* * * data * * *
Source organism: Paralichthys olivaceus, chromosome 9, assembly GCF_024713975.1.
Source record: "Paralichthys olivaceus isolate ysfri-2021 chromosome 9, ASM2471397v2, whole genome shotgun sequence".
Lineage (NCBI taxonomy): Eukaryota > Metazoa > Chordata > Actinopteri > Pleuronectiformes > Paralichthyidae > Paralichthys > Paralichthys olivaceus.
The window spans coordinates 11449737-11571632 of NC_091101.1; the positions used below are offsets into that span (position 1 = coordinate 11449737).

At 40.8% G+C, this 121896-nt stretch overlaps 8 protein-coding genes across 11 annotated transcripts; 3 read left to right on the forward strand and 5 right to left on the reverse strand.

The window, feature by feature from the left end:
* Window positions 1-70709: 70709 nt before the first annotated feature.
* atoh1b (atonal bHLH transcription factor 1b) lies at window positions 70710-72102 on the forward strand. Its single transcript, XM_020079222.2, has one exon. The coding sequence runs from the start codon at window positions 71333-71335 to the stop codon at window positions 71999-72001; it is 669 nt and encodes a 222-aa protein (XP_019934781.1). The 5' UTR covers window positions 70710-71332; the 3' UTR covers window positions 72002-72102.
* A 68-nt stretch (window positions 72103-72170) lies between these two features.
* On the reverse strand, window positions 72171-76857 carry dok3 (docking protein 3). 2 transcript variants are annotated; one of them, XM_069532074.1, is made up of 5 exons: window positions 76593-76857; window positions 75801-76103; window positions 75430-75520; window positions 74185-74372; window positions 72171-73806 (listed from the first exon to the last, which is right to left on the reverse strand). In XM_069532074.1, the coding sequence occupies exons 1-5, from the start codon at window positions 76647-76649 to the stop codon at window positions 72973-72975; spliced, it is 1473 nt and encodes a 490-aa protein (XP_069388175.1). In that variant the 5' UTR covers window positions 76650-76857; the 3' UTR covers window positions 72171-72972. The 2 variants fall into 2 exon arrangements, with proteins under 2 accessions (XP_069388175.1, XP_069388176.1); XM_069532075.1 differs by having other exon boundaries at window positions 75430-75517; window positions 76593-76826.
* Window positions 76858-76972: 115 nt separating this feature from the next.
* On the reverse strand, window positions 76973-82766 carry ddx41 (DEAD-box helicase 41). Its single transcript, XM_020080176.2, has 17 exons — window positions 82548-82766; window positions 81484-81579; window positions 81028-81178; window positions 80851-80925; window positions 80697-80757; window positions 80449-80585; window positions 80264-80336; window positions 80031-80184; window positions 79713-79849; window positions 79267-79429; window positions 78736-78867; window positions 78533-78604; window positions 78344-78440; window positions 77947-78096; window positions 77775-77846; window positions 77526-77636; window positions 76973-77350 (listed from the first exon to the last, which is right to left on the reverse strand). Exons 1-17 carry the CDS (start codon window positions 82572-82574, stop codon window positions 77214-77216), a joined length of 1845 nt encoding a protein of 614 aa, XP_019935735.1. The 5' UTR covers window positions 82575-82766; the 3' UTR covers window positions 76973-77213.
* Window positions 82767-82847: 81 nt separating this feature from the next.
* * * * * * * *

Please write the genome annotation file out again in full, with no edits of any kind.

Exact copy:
Source organism: Paralichthys olivaceus, chromosome 9, assembly GCF_024713975.1.
Source record: "Paralichthys olivaceus isolate ysfri-2021 chromosome 9, ASM2471397v2, whole genome shotgun sequence".
Lineage (NCBI taxonomy): Eukaryota > Metazoa > Chordata > Actinopteri > Pleuronectiformes > Paralichthyidae > Paralichthys > Paralichthys olivaceus.
The window spans coordinates 11449737-11571632 of NC_091101.1; the positions used below are offsets into that span (position 1 = coordinate 11449737).

At 40.8% G+C, this 121896-nt stretch overlaps 8 protein-coding genes across 11 annotated transcripts; 3 read left to right on the forward strand and 5 right to left on the reverse strand.

The window, feature by feature from the left end:
* Window positions 1-70709: 70709 nt before the first annotated feature.
* atoh1b (atonal bHLH transcription factor 1b) lies at window positions 70710-72102 on the forward strand. Its single transcript, XM_020079222.2, has one exon. The coding sequence runs from the start codon at window positions 71333-71335 to the stop codon at window positions 71999-72001; it is 669 nt and encodes a 222-aa protein (XP_019934781.1). The 5' UTR covers window positions 70710-71332; the 3' UTR covers window positions 72002-72102.
* A 68-nt stretch (window positions 72103-72170) lies between these two features.
* On the reverse strand, window positions 72171-76857 carry dok3 (docking protein 3). 2 transcript variants are annotated; one of them, XM_069532074.1, is made up of 5 exons: window positions 76593-76857; window positions 75801-76103; window positions 75430-75520; window positions 74185-74372; window positions 72171-73806 (listed from the first exon to the last, which is right to left on the reverse strand). In XM_069532074.1, the coding sequence occupies exons 1-5, from the start codon at window positions 76647-76649 to the stop codon at window positions 72973-72975; spliced, it is 1473 nt and encodes a 490-aa protein (XP_069388175.1). In that variant the 5' UTR covers window positions 76650-76857; the 3' UTR covers window positions 72171-72972. The 2 variants fall into 2 exon arrangements, with proteins under 2 accessions (XP_069388175.1, XP_069388176.1); XM_069532075.1 differs by having other exon boundaries at window positions 75430-75517; window positions 76593-76826.
* Window positions 76858-76972: 115 nt separating this feature from the next.
* On the reverse strand, window positions 76973-82766 carry ddx41 (DEAD-box helicase 41). Its single transcript, XM_020080176.2, has 17 exons — window positions 82548-82766; window positions 81484-81579; window positions 81028-81178; window positions 80851-80925; window positions 80697-80757; window positions 80449-80585; window positions 80264-80336; window positions 80031-80184; window positions 79713-79849; window positions 79267-79429; window positions 78736-78867; window positions 78533-78604; window positions 78344-78440; window positions 77947-78096; window positions 77775-77846; window positions 77526-77636; window positions 76973-77350 (listed from the first exon to the last, which is right to left on the reverse strand). Exons 1-17 carry the CDS (start codon window positions 82572-82574, stop codon window positions 77214-77216), a joined length of 1845 nt encoding a protein of 614 aa, XP_019935735.1. The 5' UTR covers window positions 82575-82766; the 3' UTR covers window positions 76973-77213.
* Window positions 82767-82847: 81 nt separating this feature from the next.